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Showing posts with the label Delta Loop Antenna

Building a delta loop antenna for 6m FM

If you can't see the video, please insert this title URL into your browser search box: Are you looking for an easy 6 meter antenna project during the "stay-at-home COVID-19 pandemic? If you want to do some antenna experimenting, then this well-done video tutorial from "" should answer the question. The small delta loop antenna is ideal for both home and portable use and can be made from locally available materials. Here are some general comments from the author: The delta loop full-wave antenna is easy to build, cheap, and has slightly better performance than a dipole. I built mine for my apartment to operate on 6m FL with my VRM-5080 military radio. Get extra content on Patreon: ----- Thanks for joining us today. Aloha es 73 de Russ (KH6JRM).

Delta Loop Antenna

If you can't see the video, please insert this title URL into your browser search box: . This is post 2224 in a continuing series of simple ham radio antennas. Another great antenna for both home and portable operations is the classic "Delta Loop", which you can use in a variety of configuarations. In this video, retired broadcast engineer Julian (OH8STN) tests a prototype inverted delta loop antenna under winter field conditions. Here are some of his observations: "Hello Operators. Today we're coming to you from the solar powered Field Station in order to test a prototype portable Delta loop antenna for #ham #radio portable ops. This is a multiband Delta loop antenna, capable of operating from i0m through 10 m amateur radio bands. It can be set up as an inverted Delta Loop, or in a vertical configuration depending on your needs. This is an interesting ham radio antenna configuration, since it allows us N

Simple Ham Radio Antennas: Delta Loop Antenna 40 through 10 meters. Post #315

I found this fascinating article by SV1CDY while I was searching for some multi-band loop antennas . I've used full-wave loops in the past and found them to be easy to build, portable, and cheap. I duplicated SV1CDY's design without resorting to the 56.7 uH coil, since I had enough space in my backyard for a full wavelength loop cut for 40 meters (7.088 MHz ). Like SV1CDY, I used some #18 AWG speaker wire for the feedline and connected that line to a W9INN 4:1 balun and then, using a short piece of RG-8X coaxial cable with UHF connectors, I attached that assembly to my Drake MN-4 antenna transmatch. For my version of SV1CDY's short loop, I used #12 AWG house wiring for the loop, three ceramic insulators to support the loop, a 33-foot/10.06 meters MFJ telescoping fiberglass mast, some prepositioned wooden stakes and nylon rope to tie off the bottom of the delta loop, and a 6-foot/1.82 meters wooden stake to keep the feedline off the ground until it reached the 4:1 b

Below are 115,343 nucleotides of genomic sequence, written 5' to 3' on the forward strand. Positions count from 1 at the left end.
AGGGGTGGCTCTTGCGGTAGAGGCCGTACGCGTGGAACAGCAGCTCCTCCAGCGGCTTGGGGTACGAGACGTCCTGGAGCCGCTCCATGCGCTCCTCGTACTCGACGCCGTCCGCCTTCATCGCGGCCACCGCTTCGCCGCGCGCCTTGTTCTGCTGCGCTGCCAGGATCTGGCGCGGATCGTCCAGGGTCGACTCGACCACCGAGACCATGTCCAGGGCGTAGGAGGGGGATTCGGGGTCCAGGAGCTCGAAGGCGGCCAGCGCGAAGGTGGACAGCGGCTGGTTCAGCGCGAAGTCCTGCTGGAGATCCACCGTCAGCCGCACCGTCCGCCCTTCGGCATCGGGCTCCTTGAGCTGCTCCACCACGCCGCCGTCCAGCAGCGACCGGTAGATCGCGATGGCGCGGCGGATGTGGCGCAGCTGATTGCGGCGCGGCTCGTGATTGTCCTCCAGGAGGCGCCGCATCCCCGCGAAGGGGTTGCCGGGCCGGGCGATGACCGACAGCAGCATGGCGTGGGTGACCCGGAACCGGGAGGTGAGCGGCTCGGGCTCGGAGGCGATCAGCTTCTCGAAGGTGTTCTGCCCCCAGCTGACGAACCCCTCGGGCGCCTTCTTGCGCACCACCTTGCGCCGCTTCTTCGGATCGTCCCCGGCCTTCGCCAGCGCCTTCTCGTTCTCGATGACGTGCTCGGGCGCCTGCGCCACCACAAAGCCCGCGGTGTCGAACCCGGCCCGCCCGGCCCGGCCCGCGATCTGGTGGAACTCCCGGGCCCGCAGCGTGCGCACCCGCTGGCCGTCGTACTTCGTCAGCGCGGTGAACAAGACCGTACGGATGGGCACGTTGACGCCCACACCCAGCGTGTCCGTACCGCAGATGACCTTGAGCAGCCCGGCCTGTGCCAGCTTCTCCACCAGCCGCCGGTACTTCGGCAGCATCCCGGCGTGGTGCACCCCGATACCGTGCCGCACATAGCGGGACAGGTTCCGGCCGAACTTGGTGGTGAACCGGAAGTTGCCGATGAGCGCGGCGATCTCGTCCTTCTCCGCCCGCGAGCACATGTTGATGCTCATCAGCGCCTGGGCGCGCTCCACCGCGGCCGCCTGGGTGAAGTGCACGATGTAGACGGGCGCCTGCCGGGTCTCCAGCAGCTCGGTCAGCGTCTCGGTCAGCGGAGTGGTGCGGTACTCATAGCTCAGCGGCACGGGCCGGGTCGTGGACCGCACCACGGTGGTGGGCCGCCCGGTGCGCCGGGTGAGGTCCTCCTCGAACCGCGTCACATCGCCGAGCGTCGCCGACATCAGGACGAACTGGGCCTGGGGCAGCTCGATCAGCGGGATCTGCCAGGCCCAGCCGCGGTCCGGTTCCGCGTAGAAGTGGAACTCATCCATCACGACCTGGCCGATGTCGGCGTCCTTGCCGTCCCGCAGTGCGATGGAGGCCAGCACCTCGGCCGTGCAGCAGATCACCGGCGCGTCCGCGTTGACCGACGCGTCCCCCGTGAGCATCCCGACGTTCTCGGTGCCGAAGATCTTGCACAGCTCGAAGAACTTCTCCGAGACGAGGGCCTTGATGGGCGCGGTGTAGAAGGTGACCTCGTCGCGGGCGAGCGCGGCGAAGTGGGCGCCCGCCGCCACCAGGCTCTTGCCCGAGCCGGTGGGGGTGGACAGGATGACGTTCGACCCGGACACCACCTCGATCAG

A 40-10 Meter sloping Delta Loop Antenna. Post #238.

A one-wavelength loop is one of my favorite antennas.  Loops may be built in a square, circular, rectangular, of triangular form to create an effective, inexpensive antenna.  Loops can be built for single band service using coaxial cable and a quarter wave transformer or for multiple band use employing 450 ohm ladder line fed into a 4:1 balun and then into an antenna transmatch.  A small length of 50 ohm coaxial cable with UHF fittings can be used to connect your transceiver to the transmatch. For my growing antenna farm at my new homesite in the Puna District of Hawaii Island, I needed an antenna which would give me good local coverage for local state wide nets and a decent signal for DX work.  From my location on Hawaii Island, almost anything beyond Hawaii counts as DX.  I elected to build a simple, one wavelength long sloping delta loop supported by a telescoping fiberglass mast and supported at the bottom ends by two wooden stakes. In order to cover 40 through 10 meters, I de